In Play Reviews

A virus plagues the country, in Alan Browne’s play Beirut, produced by Beirut in PDX, LLC.  It spreads through the exchange of bodily fluids, and there is no cure. So the government has stepped in and placed those who test positive in quarantine. Beirut is the fictional neighborhood in lower Manhattan where the infected are sent to die. Meanwhile, to prevent contagion among whose who may be infected and not know it, everyone else is forbidden to have sex. Those not in quarantine wander about in burlap sacks, and government cameras are everywhere.

That does not stop Blue (Mamie Colombero) from sneaking into the place where her boyfriend Torch(Joshua J. Weinstein) is confined. He’s tested positive, and has a P tattooed on his left buttock to prove it. Blue has had enough of government interference, thank you very much, and has decided to cast her lot with Torch and eat out of cans in his filthy hovel. But she wants to have sex with him, and he refuses because it would endanger her. The fighting begins.

This is not just a play about sex, although that is what most of the arguing is about. Rather, it is a play about communication, connection, problem solving, circumstances, choices, and ultimately what is worth dying for. With its nudity, violence, intrusive searches, and language, Beirut will make your hair stand on end.

Joshua J. Weinstein in Beirut. Photo by Alexander Fattal.

It’s a rude and uncomfortable play. And yet, directed by Andrea White, Colombero and Weinstein produce an incredible chemistry, interrupted briefly by the menacing and terrifying Guard (Caleb Sohigian). Their connection is so sizzling and vital and volatile, one cannot help but be drawn into the action. Blue’s arguments for diving into life, no matter the consequences, endear her to Torch as they anger and terrify him.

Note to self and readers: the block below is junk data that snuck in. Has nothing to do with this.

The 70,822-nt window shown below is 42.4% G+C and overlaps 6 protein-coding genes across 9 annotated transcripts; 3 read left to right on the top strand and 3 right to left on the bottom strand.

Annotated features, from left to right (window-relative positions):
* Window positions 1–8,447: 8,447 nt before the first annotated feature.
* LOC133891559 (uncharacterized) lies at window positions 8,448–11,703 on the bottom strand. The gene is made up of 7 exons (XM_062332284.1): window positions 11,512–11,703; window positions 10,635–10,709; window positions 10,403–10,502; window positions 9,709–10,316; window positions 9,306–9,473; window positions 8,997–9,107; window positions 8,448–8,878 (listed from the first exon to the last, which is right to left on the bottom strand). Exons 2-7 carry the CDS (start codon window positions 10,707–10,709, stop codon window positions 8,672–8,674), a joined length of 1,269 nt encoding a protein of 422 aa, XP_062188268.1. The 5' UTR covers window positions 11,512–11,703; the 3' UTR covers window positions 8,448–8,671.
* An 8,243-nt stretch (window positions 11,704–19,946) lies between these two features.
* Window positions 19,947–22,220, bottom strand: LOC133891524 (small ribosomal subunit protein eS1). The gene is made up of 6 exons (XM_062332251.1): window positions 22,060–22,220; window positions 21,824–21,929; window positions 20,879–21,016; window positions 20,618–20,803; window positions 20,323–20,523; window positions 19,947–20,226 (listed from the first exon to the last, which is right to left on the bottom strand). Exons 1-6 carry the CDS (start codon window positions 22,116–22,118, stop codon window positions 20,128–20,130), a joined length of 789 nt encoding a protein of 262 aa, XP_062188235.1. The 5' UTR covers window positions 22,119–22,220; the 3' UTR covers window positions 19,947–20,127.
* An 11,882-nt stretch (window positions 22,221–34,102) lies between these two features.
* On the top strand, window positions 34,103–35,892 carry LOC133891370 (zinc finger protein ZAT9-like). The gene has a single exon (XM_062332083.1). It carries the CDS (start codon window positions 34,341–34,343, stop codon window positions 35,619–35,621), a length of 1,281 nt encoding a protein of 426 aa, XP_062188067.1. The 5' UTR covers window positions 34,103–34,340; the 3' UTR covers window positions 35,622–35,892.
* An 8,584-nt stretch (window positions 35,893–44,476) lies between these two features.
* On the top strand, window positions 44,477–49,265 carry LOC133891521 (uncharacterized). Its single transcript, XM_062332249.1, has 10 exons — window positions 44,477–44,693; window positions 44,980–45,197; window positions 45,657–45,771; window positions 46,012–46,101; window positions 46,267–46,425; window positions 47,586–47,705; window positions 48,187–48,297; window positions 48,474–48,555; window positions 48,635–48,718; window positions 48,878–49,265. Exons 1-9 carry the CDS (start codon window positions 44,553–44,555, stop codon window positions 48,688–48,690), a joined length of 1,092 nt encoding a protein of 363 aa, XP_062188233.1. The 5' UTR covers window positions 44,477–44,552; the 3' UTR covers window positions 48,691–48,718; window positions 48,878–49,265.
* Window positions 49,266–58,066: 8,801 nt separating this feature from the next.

Alan Browne’s play was written in 1989 in response to the HIV/AIDS epidemic. Unfortunately, the playwright died of complications from AIDS before he saw Beirut produced. The virus in the play is not named, and the couple is heterosexual, perhaps to make its message more universal. It confronts the issues of willful ignorance, blame, violence and disrespect for those affected by the virus, ostracization, and isolation. No empathy is shown the characters in this play, except what they show each other.

Joshua J. Weinstein and Mamie Colombero in Beirut. Photo by Alexander Fattal.

Mamie Colombero produced the play, and designed the costumes. The creative team includes assistant director Tyharra Cozier; stage manager Sam Levi; production manager, Amanda Vander Hyde; scenic design, Ted Jonathan Gold; scenic artist and properties, Kyra Sanford; light design, Nia Fillo; sound design, Andrew Bray; intimacy director and fight choreographer Alwynn Accuardi; dramaturg, Stephanie Mulligan; dialect coach, Karl Hanover.

Beirut runs through June 22 at the Shoebox Theater (Theatre Vertigo) venue, 2110 SE 10th Avenue, Portland 97214. For tickets, visit





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